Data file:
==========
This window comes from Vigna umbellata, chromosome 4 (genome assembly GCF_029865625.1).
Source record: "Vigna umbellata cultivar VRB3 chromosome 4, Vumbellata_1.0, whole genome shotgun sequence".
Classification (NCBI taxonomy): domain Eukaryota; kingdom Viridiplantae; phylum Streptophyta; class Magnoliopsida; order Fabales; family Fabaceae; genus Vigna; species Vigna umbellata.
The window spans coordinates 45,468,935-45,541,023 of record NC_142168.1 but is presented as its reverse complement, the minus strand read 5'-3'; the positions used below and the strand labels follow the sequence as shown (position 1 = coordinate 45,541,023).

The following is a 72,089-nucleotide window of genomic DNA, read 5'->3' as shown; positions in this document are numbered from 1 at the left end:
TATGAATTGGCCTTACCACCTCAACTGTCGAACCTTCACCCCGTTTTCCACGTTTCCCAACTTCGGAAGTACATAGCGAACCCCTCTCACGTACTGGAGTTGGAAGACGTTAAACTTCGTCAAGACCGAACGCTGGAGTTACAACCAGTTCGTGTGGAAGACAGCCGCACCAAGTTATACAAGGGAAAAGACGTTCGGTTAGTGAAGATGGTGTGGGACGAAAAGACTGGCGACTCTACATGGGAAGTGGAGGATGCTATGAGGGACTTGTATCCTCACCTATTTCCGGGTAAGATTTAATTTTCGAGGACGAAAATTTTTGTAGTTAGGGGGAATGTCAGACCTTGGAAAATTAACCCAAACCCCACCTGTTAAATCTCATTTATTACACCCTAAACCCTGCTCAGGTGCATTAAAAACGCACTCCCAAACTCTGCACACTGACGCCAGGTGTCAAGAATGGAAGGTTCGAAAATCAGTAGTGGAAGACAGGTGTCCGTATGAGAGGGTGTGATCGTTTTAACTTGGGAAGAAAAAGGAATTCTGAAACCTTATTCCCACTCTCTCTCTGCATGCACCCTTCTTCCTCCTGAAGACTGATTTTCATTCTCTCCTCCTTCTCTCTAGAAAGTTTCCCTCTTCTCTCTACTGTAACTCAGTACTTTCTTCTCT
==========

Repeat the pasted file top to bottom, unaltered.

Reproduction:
This window comes from Vigna umbellata, chromosome 4 (genome assembly GCF_029865625.1).
Source record: "Vigna umbellata cultivar VRB3 chromosome 4, Vumbellata_1.0, whole genome shotgun sequence".
Classification (NCBI taxonomy): domain Eukaryota; kingdom Viridiplantae; phylum Streptophyta; class Magnoliopsida; order Fabales; family Fabaceae; genus Vigna; species Vigna umbellata.
The window spans coordinates 45,468,935-45,541,023 of record NC_142168.1 but is presented as its reverse complement, the minus strand read 5'-3'; the positions used below and the strand labels follow the sequence as shown (position 1 = coordinate 45,541,023).

The following is a 72,089-nucleotide window of genomic DNA, read 5'->3' as shown; positions in this document are numbered from 1 at the left end:
TATGAATTGGCCTTACCACCTCAACTGTCGAACCTTCACCCCGTTTTCCACGTTTCCCAACTTCGGAAGTACATAGCGAACCCCTCTCACGTACTGGAGTTGGAAGACGTTAAACTTCGTCAAGACCGAACGCTGGAGTTACAACCAGTTCGTGTGGAAGACAGCCGCACCAAGTTATACAAGGGAAAAGACGTTCGGTTAGTGAAGATGGTGTGGGACGAAAAGACTGGCGACTCTACATGGGAAGTGGAGGATGCTATGAGGGACTTGTATCCTCACCTATTTCCGGGTAAGATTTAATTTTCGAGGACGAAAATTTTTGTAGTTAGGGGGAATGTCAGACCTTGGAAAATTAACCCAAACCCCACCTGTTAAATCTCATTTATTACACCCTAAACCCTGCTCAGGTGCATTAAAAACGCACTCCCAAACTCTGCACACTGACGCCAGGTGTCAAGAATGGAAGGTTCGAAAATCAGTAGTGGAAGACAGGTGTCCGTATGAGAGGGTGTGATCGTTTTAACTTGGGAAGAAAAAGGAATTCTGAAACCTTATTCCCACTCTCTCTCTGCATGCACCCTTCTTCCTCCTGAAGACTGATTTTCATTCTCTCCTCCTTCTCTCTAGAAAGTTTCCCTCTTCTCTCTACTGTAACTCAGTACTTTCTTCTCT